Does Mindfulness Affect Subsystems of Attention?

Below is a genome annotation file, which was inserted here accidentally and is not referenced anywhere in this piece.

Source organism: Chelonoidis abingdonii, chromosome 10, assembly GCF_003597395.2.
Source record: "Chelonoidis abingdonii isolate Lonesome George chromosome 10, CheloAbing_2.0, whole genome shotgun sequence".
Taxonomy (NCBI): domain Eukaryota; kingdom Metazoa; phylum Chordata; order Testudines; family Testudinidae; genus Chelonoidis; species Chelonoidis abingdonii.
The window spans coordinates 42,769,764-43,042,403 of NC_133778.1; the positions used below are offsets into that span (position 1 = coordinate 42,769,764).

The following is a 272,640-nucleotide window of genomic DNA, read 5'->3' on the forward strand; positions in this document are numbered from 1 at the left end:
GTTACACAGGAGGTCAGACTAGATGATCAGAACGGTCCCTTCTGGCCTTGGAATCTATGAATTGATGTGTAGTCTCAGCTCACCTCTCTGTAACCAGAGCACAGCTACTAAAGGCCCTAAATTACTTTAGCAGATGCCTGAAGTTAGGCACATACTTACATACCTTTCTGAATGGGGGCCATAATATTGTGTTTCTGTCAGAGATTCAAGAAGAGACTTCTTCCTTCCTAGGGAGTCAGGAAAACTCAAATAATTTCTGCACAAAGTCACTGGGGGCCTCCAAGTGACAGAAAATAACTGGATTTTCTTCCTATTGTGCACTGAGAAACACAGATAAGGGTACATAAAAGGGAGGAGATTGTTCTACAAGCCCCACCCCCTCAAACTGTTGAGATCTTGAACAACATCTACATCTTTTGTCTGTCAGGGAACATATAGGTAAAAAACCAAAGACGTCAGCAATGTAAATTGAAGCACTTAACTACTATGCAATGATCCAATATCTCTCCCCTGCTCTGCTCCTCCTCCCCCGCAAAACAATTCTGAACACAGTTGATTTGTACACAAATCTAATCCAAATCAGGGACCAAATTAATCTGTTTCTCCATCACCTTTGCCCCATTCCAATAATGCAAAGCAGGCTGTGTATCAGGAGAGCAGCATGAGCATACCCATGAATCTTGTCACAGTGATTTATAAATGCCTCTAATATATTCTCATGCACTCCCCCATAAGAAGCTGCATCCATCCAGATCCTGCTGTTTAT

Attention is considered a fundamental component of mindfulness and current theory suggests that it is a primary mechanism of change that contributes to the substantive improvements in physical and psychological functioning attributed to mindfulness-based interventions including Mindfulness Based Stress Reduction (MBSR) and Mindfulness Based Cognitive Therapy (MBCT). Using the Attention Network Test (ANT) and an Inattentional Blindness (IB) task, the current study assessed differences in subsystems of attention in a group of experienced MBSR practitioners and a group of meditation naïve controls. MBSR practitioners demonstrated superior conflict monitoring performance relative to the control participants; however, groups did not differ with regards to their performance on the alerting and orienting components of the ANT. Additionally, although the MBSR practitioners were nearly half as likely as their control counterparts to evidence IB, this difference was not significant. Finally, self-reported mindfulness was higher in meditators relative to meditation naïve control participants, though scores did not correlate with performance on the attention tasks. The implications of these findings and directions for future research are discussed.
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